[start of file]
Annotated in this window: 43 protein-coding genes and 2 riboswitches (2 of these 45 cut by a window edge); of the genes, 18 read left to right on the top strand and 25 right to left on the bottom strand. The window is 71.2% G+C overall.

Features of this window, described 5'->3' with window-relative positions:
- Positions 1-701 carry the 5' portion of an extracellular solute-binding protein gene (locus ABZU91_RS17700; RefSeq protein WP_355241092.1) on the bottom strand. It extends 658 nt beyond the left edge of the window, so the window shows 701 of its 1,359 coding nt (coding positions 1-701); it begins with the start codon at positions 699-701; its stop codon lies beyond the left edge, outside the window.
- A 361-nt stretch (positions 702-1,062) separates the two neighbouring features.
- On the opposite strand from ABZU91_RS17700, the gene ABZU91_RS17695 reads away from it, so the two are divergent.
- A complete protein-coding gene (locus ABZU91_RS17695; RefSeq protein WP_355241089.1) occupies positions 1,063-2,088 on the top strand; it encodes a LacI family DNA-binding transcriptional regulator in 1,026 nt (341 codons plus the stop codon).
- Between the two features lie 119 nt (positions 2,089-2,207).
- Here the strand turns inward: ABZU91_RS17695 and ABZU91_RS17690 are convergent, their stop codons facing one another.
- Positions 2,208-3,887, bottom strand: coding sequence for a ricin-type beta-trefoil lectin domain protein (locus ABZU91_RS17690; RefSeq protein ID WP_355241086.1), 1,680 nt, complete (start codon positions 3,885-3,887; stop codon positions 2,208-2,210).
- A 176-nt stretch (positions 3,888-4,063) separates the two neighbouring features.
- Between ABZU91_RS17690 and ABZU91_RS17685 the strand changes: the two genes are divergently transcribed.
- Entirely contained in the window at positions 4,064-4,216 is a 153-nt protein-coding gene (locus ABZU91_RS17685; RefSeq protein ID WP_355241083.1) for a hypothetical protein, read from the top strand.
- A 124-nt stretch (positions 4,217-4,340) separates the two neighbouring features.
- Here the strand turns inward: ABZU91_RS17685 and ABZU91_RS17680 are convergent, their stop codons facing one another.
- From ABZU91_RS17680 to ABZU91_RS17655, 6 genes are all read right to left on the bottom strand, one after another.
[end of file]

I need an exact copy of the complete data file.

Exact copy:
Annotated in this window: 43 protein-coding genes and 2 riboswitches (2 of these 45 cut by a window edge); of the genes, 18 read left to right on the top strand and 25 right to left on the bottom strand. The window is 71.2% G+C overall.

Features of this window, described 5'->3' with window-relative positions:
- Positions 1-701 carry the 5' portion of an extracellular solute-binding protein gene (locus ABZU91_RS17700; RefSeq protein WP_355241092.1) on the bottom strand. It extends 658 nt beyond the left edge of the window, so the window shows 701 of its 1,359 coding nt (coding positions 1-701); it begins with the start codon at positions 699-701; its stop codon lies beyond the left edge, outside the window.
- A 361-nt stretch (positions 702-1,062) separates the two neighbouring features.
- On the opposite strand from ABZU91_RS17700, the gene ABZU91_RS17695 reads away from it, so the two are divergent.
- A complete protein-coding gene (locus ABZU91_RS17695; RefSeq protein WP_355241089.1) occupies positions 1,063-2,088 on the top strand; it encodes a LacI family DNA-binding transcriptional regulator in 1,026 nt (341 codons plus the stop codon).
- Between the two features lie 119 nt (positions 2,089-2,207).
- Here the strand turns inward: ABZU91_RS17695 and ABZU91_RS17690 are convergent, their stop codons facing one another.
- Positions 2,208-3,887, bottom strand: coding sequence for a ricin-type beta-trefoil lectin domain protein (locus ABZU91_RS17690; RefSeq protein ID WP_355241086.1), 1,680 nt, complete (start codon positions 3,885-3,887; stop codon positions 2,208-2,210).
- A 176-nt stretch (positions 3,888-4,063) separates the two neighbouring features.
- Between ABZU91_RS17690 and ABZU91_RS17685 the strand changes: the two genes are divergently transcribed.
- Entirely contained in the window at positions 4,064-4,216 is a 153-nt protein-coding gene (locus ABZU91_RS17685; RefSeq protein ID WP_355241083.1) for a hypothetical protein, read from the top strand.
- A 124-nt stretch (positions 4,217-4,340) separates the two neighbouring features.
- Here the strand turns inward: ABZU91_RS17685 and ABZU91_RS17680 are convergent, their stop codons facing one another.
- From ABZU91_RS17680 to ABZU91_RS17655, 6 genes are all read right to left on the bottom strand, one after another.